Edith Cowan University
Place of Publication
Perth, Western Australia
Faculty of Health and Human Sciences
Centre for the Development od Human Resources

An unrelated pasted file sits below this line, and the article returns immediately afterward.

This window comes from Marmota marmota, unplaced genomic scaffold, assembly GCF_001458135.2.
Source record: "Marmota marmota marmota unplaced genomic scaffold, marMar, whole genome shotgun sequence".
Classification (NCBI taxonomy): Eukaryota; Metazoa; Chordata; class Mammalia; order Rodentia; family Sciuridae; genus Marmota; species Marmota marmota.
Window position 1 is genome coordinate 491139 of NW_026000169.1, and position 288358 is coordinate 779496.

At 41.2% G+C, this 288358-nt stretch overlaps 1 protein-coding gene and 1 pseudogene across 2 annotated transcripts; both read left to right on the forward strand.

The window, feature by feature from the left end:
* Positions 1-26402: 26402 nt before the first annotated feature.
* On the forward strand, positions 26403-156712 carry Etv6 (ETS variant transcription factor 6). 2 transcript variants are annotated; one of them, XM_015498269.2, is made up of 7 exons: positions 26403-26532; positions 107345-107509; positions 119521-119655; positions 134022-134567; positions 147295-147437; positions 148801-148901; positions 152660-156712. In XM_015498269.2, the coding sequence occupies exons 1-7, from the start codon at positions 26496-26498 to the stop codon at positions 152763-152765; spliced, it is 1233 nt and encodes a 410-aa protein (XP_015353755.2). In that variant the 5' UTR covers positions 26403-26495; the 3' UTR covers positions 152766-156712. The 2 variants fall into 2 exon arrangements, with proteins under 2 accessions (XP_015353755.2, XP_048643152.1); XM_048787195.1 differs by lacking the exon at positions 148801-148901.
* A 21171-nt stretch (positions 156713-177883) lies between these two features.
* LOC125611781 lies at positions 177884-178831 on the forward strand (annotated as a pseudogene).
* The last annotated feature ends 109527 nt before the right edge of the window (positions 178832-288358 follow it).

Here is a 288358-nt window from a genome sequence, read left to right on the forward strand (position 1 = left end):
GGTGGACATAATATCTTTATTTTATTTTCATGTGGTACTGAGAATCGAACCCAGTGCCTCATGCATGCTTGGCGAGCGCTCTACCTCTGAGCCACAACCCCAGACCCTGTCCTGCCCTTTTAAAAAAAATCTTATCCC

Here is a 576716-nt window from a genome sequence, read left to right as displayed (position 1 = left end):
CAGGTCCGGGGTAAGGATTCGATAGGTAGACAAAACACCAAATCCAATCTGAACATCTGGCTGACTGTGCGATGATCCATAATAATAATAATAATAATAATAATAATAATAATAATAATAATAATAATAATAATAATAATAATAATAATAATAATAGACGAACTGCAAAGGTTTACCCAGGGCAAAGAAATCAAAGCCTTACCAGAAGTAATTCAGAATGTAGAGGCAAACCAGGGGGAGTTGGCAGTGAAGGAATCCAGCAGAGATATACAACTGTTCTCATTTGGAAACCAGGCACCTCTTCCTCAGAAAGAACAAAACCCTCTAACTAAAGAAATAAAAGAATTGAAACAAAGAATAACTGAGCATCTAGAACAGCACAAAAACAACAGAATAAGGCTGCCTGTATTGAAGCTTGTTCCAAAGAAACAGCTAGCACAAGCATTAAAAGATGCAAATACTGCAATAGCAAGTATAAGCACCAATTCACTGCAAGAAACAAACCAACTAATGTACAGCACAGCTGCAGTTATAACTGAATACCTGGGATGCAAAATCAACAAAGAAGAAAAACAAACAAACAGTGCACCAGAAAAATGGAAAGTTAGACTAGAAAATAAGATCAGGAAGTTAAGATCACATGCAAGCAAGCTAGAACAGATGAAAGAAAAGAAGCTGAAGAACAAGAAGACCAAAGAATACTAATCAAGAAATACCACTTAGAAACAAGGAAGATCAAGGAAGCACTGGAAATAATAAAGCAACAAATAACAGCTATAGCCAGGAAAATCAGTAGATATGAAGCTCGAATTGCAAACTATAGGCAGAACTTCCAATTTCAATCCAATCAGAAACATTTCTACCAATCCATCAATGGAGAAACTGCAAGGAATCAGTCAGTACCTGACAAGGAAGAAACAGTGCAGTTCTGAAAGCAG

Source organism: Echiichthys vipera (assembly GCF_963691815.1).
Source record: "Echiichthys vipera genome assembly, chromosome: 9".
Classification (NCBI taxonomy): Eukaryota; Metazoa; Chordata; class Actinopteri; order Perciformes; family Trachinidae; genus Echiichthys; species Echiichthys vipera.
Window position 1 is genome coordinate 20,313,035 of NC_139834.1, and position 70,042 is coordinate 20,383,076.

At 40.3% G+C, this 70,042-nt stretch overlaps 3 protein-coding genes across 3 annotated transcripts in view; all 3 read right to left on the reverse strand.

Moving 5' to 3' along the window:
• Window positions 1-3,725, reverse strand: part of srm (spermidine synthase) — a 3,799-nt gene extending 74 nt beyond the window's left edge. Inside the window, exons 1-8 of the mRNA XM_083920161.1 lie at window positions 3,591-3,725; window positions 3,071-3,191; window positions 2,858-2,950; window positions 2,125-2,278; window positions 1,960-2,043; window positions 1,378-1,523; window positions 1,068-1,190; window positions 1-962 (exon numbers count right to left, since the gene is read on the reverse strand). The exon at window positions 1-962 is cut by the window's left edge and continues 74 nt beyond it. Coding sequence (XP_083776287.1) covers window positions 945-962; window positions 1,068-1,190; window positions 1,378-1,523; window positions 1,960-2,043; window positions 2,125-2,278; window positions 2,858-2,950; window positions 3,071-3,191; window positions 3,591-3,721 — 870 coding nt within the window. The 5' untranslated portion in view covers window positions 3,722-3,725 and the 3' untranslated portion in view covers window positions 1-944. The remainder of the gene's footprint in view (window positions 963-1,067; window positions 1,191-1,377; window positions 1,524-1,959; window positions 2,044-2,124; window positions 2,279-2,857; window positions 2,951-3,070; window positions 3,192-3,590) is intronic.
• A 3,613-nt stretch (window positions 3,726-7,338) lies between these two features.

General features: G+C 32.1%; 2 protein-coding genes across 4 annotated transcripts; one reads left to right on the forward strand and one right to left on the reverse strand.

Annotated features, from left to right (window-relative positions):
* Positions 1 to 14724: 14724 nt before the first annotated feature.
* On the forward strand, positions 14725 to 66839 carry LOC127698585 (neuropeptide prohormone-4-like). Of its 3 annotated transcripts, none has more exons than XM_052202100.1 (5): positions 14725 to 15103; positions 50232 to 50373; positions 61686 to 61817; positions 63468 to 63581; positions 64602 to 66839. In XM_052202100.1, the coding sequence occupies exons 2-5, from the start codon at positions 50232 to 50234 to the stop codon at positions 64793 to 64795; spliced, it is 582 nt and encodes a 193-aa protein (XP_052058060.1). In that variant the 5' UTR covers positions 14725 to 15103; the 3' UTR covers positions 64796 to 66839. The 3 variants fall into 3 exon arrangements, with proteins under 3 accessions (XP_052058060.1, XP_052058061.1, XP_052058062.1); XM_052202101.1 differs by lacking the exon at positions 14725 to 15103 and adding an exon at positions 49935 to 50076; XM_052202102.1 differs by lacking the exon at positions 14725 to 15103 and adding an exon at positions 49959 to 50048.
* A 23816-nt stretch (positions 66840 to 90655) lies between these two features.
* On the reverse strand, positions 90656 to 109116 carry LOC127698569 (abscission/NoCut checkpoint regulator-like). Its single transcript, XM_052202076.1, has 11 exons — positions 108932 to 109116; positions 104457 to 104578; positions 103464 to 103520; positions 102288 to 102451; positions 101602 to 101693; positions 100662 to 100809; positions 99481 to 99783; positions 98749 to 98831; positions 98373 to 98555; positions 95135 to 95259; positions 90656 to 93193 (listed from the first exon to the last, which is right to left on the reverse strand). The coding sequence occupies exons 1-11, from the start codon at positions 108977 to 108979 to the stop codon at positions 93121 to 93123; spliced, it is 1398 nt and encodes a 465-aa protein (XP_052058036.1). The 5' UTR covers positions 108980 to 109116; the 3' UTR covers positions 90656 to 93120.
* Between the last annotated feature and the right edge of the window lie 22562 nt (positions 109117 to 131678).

This paper explores issues in historiography and history as reflected in some of the literary and didactic works of Leo Tolstoy (1828-1910). An artist of eternal merit, Tolstoy's creativity manifests his intense personal, artistic, and philosophical conflicts. In addressing the 'accursed questions' afflicting his times and society, Tolstoy became the muse of nineteenth-century Russia, but his works embody essential themes in historiography, literature, and history. Attempting to impose a unitary vision upon the rich diversity of reality, yet failing, in his literary works Tolstoy explores the inaccessibility and multiplicity of historical causation, and the dilemmas of freedom and necessity, along with their inherent interpretive difficulties. The role of the 'actor' in Tolstoy's view of history is delineated, along with an examination of historical progress as the embodiment of the collective will of the masses. Tolstoy's philosophies are depicted including his preferences for anarchism, pacifism, Christianity, and his anticipation of existentialism. The treatment of various historical problems of nineteenth-century Russian society in the works of the novelist is explored, including issues of gender, class, bureaucracy, and social revolution. Tolstoy's essential creative tension, in which detailed diversity prevents the imposition of a single vision, constitutes the genius of his art, and illustrates the moral and cognitive relativity of humankind. Tolstoy's novels refract, rather than reflect, the Russian history of his day. Tolstoy's artistry illustrates the folly of all attempts - historical, sociological, theological, and philosophical - to impose 'grand theory' upon reality. Tolstoy's philosophy of history, then, is not compelling, yet his artistic expression of eternal themes in the nature of human knowing and being remains sublime.